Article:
"Pongáio" was the name my Aunt Mona gave to a long, green, cool room where we gathered at her home —
replete with comfy chairs, a rocker, sewing machine, sewing goods, beautiful beads, shelves, books, bibelots, photographs, odds'n'ends, mementos of a life, treasures —
a gathering of all the useful & 'useless' things that so make life a pleasure.

Saturday, February 15, 2014

Monteverdi "Zefiro Torna, oh di soavi accenti" ~ Rial & Jaroussky, L'Arpeggiata

Always lovely to hear and see!

From   Monteverdi: Zefiro torna e di soavi accenti - Fouchécourt, Padmore 
       From "Zefiro torna e di soavi accenti", SV 251, madrigal for two tenors with basso continuo 
       Text: Ottavio Rinuccini
       Music: Claudio Monteverdi
       Published in Scherzi musicali II, in 1632

       In this video:
       Jean-Paul Fouchécourt, tenor     Mark Padmore, tenor
       Les Arts Florissants,                    Conducted by William Christie

       Recorded in 1992

       "Rinuccini's poem is a close imitation of Petrarch's sonnet 'Zefiro torna e 'l bel tempo rimena' (no. 310 in the Canzoniere) - set by Monteverdi in his Sixth Book of 1614 - and there are also echoes of the nature imagery of Tasso... The poem seems ready-made for musical setting, even if Monteverdi felt it necessary to clinch the point by changing the first parola rima (Rinuccini's first line is 'Zefiro torna, e di soavi odori', rhyming with 'fiori', 'Clori' and 'canori'). The composer's new 'accenti' prompts a setting for the most part over the syncopated ciaccona bass pattern in a jaunty triple time. Nor does he lose any opportunity to 'paint' the specific images of the text - the 'sweet accents' 'murmuring' through the branches, the flowers made to 'dance' to the wind, the 'sweet an joyous notes' of the nymphs and the (high) mountains, low valleys, and echoing caverns. But for the final tercet Monteverdi shifts to a dissonant madrigalian style, contrasting the joys of spring with the pains of the lover: triple time returns only at the end as the poet counterpoints weeping and singing, the reference to 'canto' providing the final justification for the use of the two gestures that most obviously invoked 'song' in the early seventeenth century, triple-time writing and (in the final cadence) ornamental roulades. Thus Monteverdi's 'Zefiro torna' conventionally plays off aria styles (for the delights of spring) against 'recitative' (for the grieving lover). "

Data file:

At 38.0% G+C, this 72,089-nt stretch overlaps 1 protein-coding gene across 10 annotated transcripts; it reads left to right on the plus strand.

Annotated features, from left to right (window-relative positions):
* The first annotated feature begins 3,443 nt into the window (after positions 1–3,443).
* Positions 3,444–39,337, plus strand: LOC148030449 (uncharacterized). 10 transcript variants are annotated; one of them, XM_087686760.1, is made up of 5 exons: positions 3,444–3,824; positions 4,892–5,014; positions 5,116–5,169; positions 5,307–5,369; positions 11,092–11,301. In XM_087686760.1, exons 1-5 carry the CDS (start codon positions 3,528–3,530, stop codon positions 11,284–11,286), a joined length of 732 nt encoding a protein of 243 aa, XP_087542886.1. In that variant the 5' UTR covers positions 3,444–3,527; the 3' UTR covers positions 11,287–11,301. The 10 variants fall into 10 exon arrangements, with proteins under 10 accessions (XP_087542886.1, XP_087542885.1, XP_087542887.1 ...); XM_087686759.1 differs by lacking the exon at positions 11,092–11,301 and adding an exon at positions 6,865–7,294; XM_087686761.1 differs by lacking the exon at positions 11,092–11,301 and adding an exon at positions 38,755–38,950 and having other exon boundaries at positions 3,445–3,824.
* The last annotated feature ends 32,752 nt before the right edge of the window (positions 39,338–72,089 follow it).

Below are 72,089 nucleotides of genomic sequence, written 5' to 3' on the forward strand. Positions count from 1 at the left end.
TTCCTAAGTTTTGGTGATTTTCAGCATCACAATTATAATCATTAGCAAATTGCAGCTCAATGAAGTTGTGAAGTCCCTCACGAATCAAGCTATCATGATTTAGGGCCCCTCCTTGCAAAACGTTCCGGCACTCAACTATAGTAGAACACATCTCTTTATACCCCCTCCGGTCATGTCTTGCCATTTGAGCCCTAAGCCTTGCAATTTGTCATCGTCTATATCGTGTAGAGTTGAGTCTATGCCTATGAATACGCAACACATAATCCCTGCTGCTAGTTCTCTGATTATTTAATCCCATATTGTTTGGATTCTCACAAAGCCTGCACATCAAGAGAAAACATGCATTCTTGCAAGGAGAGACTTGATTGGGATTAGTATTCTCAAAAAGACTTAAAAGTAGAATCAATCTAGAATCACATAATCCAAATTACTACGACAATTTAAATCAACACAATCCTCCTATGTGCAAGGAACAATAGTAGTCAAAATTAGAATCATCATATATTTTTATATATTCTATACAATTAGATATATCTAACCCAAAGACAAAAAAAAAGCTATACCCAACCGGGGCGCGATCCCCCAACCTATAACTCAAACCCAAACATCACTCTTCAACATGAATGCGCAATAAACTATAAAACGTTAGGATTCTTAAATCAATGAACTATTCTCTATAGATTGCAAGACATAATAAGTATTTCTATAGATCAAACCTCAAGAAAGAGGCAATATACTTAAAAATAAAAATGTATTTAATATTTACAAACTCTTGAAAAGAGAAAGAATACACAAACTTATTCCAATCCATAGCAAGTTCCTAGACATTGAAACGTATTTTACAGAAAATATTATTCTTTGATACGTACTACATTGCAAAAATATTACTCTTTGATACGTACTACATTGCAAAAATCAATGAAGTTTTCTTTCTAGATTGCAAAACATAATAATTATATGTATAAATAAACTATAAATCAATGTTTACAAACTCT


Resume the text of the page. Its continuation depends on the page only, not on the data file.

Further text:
— Tim Carter

       Zefiro torna, e di soavi accenti
       l'aer fa grato e 'l pie discioglie a l'onde,
       e mormorando tra le verdi fronde,
       fa danzar al bel suon su 'l prato i fiori.

       Inghirlandato il crin Fillide e Clori
       note tempran d'amor care e gioconde;
       e da monti e da valli ime e profonde
       raddoppian l'armonia gli antri canori.

       Sorge più vaga in ciel l'aurora, e 'l sole
       sparge più luci d'or: più puro argento
       fregia di Teti il bel ceruleo manto.

       Sol io, per selve abbandonate e sole,
       l'ardor di due begli occhi e 'l mio tormento,
       come vuol mia ventura, hor piango hor canto.

       Translation (by Tim Carter):

       Zephyrus returns, and with sweet accents
       makes the air pleasing and loosens his foot from the waves,
       and murmuring among the green branches,
       he makes dance to his sound the flowers in the meadows.

       Phyllis and Chloris, garlands on their brow,
       temper their sweet and joyous notes of love;
       and from the mountains and the valleys low and deep
       sonorous caverns echo their harmony.

       Dawn rises more lovely in the heavens,
       and the sun spreads forth more rays of gold;
       while purer silver adorns Thetis' fair cerulean mantle.

       Only I, wandering through abandoned, lonely woods,
       the brightness of two lovely eyes and my torment,
       as my fortune wills it, now I weep, now I sing. 

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